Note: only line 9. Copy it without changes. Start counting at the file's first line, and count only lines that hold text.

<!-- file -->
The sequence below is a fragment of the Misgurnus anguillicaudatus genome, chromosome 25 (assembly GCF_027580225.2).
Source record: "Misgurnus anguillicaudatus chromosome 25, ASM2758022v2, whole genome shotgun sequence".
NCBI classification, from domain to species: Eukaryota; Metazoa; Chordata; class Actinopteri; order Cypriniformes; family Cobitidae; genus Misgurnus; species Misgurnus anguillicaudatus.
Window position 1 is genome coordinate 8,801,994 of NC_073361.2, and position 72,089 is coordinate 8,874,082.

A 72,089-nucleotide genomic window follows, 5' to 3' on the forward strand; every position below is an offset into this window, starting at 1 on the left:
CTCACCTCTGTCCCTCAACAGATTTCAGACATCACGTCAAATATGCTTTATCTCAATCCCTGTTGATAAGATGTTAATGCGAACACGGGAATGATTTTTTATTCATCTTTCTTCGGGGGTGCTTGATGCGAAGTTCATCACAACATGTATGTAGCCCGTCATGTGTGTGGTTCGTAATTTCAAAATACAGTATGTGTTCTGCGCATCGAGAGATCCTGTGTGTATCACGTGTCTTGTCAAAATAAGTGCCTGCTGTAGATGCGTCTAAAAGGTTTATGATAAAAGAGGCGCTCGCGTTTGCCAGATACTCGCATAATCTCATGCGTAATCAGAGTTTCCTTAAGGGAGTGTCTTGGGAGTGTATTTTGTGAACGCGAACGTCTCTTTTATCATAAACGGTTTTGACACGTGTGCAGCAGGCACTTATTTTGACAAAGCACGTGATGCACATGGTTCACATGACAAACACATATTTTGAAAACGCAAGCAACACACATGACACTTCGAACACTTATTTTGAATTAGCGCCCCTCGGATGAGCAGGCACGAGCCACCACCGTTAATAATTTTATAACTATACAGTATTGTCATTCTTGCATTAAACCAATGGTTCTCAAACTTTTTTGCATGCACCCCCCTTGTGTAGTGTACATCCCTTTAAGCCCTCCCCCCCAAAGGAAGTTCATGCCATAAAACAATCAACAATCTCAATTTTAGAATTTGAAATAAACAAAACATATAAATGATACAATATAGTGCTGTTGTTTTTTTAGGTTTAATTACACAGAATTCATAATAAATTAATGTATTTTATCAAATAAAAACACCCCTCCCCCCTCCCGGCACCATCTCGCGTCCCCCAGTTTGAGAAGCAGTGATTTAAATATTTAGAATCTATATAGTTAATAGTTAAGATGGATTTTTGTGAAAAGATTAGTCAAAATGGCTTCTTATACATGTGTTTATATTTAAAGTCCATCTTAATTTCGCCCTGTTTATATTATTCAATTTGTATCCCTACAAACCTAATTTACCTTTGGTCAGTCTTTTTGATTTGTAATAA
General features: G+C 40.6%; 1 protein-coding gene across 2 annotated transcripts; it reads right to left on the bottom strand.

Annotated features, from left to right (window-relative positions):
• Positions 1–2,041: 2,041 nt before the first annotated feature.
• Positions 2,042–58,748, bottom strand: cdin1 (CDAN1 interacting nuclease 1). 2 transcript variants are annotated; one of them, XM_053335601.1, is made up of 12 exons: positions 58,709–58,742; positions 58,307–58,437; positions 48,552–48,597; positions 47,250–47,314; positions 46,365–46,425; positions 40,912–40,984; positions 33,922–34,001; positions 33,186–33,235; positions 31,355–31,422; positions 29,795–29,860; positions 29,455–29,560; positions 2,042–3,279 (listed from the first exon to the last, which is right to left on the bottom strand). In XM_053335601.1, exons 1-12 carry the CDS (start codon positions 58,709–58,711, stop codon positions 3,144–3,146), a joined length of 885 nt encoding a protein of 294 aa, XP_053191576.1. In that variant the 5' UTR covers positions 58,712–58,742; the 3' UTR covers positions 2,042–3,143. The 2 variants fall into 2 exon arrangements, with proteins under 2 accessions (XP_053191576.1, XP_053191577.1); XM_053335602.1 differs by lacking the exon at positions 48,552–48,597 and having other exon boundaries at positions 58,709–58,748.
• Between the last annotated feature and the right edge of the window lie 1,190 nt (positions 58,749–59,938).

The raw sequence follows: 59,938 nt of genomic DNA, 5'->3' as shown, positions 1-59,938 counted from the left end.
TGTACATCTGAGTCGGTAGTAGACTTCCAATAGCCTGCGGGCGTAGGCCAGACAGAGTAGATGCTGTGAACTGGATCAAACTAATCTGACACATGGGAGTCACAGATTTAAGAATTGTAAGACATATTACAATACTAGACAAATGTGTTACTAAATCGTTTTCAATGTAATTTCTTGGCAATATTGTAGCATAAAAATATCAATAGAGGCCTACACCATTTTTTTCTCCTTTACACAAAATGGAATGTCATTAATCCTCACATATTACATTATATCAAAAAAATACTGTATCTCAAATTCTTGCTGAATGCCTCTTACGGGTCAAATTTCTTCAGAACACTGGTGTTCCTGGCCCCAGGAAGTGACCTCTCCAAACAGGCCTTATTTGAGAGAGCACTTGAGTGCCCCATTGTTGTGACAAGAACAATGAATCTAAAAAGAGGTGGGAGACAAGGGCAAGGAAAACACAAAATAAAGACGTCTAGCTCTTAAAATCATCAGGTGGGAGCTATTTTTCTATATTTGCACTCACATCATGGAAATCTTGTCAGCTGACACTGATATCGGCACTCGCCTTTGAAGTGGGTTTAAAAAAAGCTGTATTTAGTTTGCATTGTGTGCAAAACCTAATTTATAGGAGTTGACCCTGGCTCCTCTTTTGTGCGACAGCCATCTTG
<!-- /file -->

• Positions 1–2,041: 2,041 nt before the first annotated feature.